Second avalanche hits resorts as storms halt rescue mission

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The Independent Online
DISASTER STRUCK again for thousands of holidaymakers imprisoned by snow in the Tyrolese ski resort of Galtur yesterday as a new avalanche devastated the nearby resort of Valzur, while storms cut off their tenuous link to the outside world.

An army spokesman, Major Thomas Schonherr, said three helicopters had set off for Valzur, but their arrival could not be be guaranteed. "It will be extremely difficult because it is snowing so heavily," he said.

Major Schonherr described the latest snowfall in Valzur as serious: "It was another major avalanche," he said. "Three houses were destroyed."

The death toll from Tuesday's storms in Galtur rose to 16 yesterday.

The Austrian news agency APA said that out of nine dead identified so far, six were German holidaymakers, including two small children. The other three were Austrian nationals, including a six-year-old girl and a pregnant woman killed in her home with her mother-in-law.

The provincial governor of Tyrol, Wendelin Weingartner, confirmed that no one had been found alive since specialist rescue teams entered Galtur early yesterday from nearby Landeck.

"That is the sad truth," he said. "But we hope, nevertheless, that it might be possible to find someone in the remains of houses."

The total number missing in both towns was at least 32, including 26 people from Germany, the Netherlands and Denmark. It was not known whether any British people were among them.

Experts said victims stood the best chance of survival within the first 15 minutes after an avalanche.

It was not clear if Galtur would have to be completely evacuated because of the continuing avalanche risk.

The local police chief, Anton Koler, said preparations were being made to evacuate up to 5,000 people from the region. By early yesterday 1,000 tourists had been flown out of Galtur with the injured and another 400 were waiting to leave.

"The situation is getting really dramatic," he said. "Morale will be at rock bottom and there will certainly be a threat of panic. People of course want out as soon as possible, but that's not possible."

As darkness fell in the Alps, Austrian army helicopters that had flown in to the area since first light were grounded again because of atrocious weather.

Earlier in the day, emergency workers helped by sniffer dogs were frantically trying to dig the latest victims from their icy tombs. They managed to pull out four of the injured, one of whom died later.

The outside world, meanwhile, looks on helplessly. Promised international help in the shape of 10 giant US Black Hawk helicopters - brought in from peace-keeping preparations for Kosovo - were left stranded in the Tyrolese capital of Innsbruck.

The road leading to the twin resorts of Ischgl and Galtur ends just outside the village of Landeck some 18 miles away.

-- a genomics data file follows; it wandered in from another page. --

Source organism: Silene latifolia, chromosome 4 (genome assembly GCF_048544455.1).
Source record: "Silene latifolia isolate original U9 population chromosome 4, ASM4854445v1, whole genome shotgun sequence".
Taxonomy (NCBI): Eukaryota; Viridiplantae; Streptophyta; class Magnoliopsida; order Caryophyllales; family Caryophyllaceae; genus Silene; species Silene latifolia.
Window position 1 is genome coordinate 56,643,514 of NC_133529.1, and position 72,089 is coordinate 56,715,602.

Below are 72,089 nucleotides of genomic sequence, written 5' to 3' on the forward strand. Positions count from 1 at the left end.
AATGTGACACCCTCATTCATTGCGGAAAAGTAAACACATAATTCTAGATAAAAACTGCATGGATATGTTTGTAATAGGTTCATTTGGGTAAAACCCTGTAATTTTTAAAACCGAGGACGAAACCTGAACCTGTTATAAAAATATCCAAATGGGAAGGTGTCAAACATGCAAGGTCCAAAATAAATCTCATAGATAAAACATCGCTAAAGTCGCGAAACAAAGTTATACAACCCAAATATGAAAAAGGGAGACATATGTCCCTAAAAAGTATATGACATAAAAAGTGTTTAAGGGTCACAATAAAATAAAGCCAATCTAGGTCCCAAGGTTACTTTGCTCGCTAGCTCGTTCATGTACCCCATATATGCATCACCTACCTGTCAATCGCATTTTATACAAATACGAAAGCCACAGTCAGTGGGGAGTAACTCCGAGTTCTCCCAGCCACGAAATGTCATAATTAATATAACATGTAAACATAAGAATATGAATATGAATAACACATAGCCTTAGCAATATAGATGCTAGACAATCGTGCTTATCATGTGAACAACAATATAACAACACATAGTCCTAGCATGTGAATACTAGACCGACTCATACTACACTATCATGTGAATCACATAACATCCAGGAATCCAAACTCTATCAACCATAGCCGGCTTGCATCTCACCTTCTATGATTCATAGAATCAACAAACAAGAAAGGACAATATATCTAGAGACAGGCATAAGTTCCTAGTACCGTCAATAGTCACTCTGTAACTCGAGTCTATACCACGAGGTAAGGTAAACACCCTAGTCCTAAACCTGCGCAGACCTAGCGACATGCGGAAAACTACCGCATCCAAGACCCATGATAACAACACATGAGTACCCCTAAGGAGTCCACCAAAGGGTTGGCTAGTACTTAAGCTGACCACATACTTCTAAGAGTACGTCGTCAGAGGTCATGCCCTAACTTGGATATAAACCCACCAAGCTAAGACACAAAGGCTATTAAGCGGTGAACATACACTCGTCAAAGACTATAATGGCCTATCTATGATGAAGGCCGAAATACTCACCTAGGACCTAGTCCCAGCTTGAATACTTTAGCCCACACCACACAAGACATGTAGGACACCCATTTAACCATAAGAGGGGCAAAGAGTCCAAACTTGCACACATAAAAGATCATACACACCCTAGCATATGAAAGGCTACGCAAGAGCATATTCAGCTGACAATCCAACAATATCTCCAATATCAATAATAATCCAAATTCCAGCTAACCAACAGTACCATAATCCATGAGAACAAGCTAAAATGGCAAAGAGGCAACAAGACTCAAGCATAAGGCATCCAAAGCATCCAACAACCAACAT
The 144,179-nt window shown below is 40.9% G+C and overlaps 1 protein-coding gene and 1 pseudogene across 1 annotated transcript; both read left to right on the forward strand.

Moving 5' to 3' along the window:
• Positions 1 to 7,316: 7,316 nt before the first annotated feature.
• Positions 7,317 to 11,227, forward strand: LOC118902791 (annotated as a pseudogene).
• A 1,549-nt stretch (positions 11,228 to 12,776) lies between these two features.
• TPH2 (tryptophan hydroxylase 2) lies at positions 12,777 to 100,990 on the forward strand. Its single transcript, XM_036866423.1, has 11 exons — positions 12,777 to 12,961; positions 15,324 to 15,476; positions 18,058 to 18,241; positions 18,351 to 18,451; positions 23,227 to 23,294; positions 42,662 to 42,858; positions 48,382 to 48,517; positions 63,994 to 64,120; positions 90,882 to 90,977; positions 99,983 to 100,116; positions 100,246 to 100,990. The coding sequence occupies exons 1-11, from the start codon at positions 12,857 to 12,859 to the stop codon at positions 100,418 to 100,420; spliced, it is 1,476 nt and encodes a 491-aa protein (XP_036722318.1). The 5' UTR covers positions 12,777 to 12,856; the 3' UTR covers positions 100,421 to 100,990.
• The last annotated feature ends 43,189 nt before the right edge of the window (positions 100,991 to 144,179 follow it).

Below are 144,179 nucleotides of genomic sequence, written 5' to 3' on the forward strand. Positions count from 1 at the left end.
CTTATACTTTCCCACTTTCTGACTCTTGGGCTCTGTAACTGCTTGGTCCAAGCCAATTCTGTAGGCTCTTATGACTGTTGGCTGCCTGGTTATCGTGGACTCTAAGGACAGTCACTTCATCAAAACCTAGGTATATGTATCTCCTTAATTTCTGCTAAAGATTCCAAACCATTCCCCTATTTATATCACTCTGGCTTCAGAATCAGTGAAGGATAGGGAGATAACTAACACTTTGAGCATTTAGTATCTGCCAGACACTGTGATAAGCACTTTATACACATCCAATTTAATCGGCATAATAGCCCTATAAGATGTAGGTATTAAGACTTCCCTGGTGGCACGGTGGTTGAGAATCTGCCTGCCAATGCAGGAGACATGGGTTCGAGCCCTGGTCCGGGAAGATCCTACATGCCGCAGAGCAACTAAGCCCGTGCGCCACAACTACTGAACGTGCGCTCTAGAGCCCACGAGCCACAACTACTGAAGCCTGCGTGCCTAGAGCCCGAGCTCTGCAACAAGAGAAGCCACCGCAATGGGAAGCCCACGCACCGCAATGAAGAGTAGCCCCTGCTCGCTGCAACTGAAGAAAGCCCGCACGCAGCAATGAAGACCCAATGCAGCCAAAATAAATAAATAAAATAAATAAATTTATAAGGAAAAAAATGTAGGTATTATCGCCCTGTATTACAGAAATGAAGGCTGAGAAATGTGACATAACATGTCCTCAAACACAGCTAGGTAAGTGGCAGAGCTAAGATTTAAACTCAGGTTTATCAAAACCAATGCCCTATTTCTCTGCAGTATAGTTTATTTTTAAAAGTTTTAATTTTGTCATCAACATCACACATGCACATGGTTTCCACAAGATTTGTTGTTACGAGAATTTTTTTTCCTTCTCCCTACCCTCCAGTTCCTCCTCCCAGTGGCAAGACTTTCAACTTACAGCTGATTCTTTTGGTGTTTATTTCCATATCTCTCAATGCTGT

If there is a break in the weather, the Austrian army hopes to start cutting a path through the mountains of snow.

Until then, the helicopter remains the only hope for those trapped on the wrong side, including hundreds of stranded Britons.

The helicopter shuttle began at dawn yesterday, taking off at five-minute intervals from a makeshift base next to Landeck's army barracks. Their grey silhouettes against the all-encompassing white of this ski resort made an eerie sight.

Marc van Corven, a Dutchman on holiday with his family at the resort of Ischgl, was awoken by the noise at 6.30am. "At first I was frightened, because I didn't understand what they were doing here. I didn't realise the situation was so bad."

They had endured three avalanches, each burying a section of their hotel, but every time the roof held. Ensconced in their idyll, they were blissfully ignorant of the tragedy which had engulfed the neighbouring village of Galtur. The children even enjoyed their ride on the helicopter on the way out, and Mr van Corven said he would go skiing again. "But not here," his wife interjects.

You could tell on the faces of people embarking from the helicopters which resort they had been evacuated from. The children from Ischgl skipped about, their faces beaming, after what must have been the adventure of a lifetime.

The children from Galtur were hushed, their parents visibly in a state of shock; many faces are puffed with exertion. The room set aside for psychological counselling is full with people who look as though they've just returned from hell.

There is an apocalyptic air to the entire village. When the helicopters were airborne, Landeck had the appearance of a military camp, the barracks guarded from television crews by soldiers wielding sub- machine guns. When they stopped, it was even worse: empty buses skidding by aimlessly in the heavy snow, rescue workers peering into the sky, as if trying to will the flakes to stop. And the winds to cease howling.

There is still some hope left. Thanks to the helicopters, special rescue teams, equipment, medical supplies and food reached the settlement for the first time in two days. One minor victory against the elements was chalked up when the equipment buried at the fire station of Galtur was liberated by the fresh hands.

The rescue teams, however, look shattered. In Landeck they were finally allowed to come off their shifts yesterday 20 hours after they had begun. For those marooned behind the unyielding mountains, maybe relief will come today.

But there is always the danger of fresh avalanches and deteriorating conditions. The small Austrian helicopters cannot ferry more than 400 people a day. The 4,000 stranded holidaymakers desperately await the arrival of the large American aircraft.

The Foreign Office has issued a number for anyone worried about relatives in the area. It is 0171-270-3000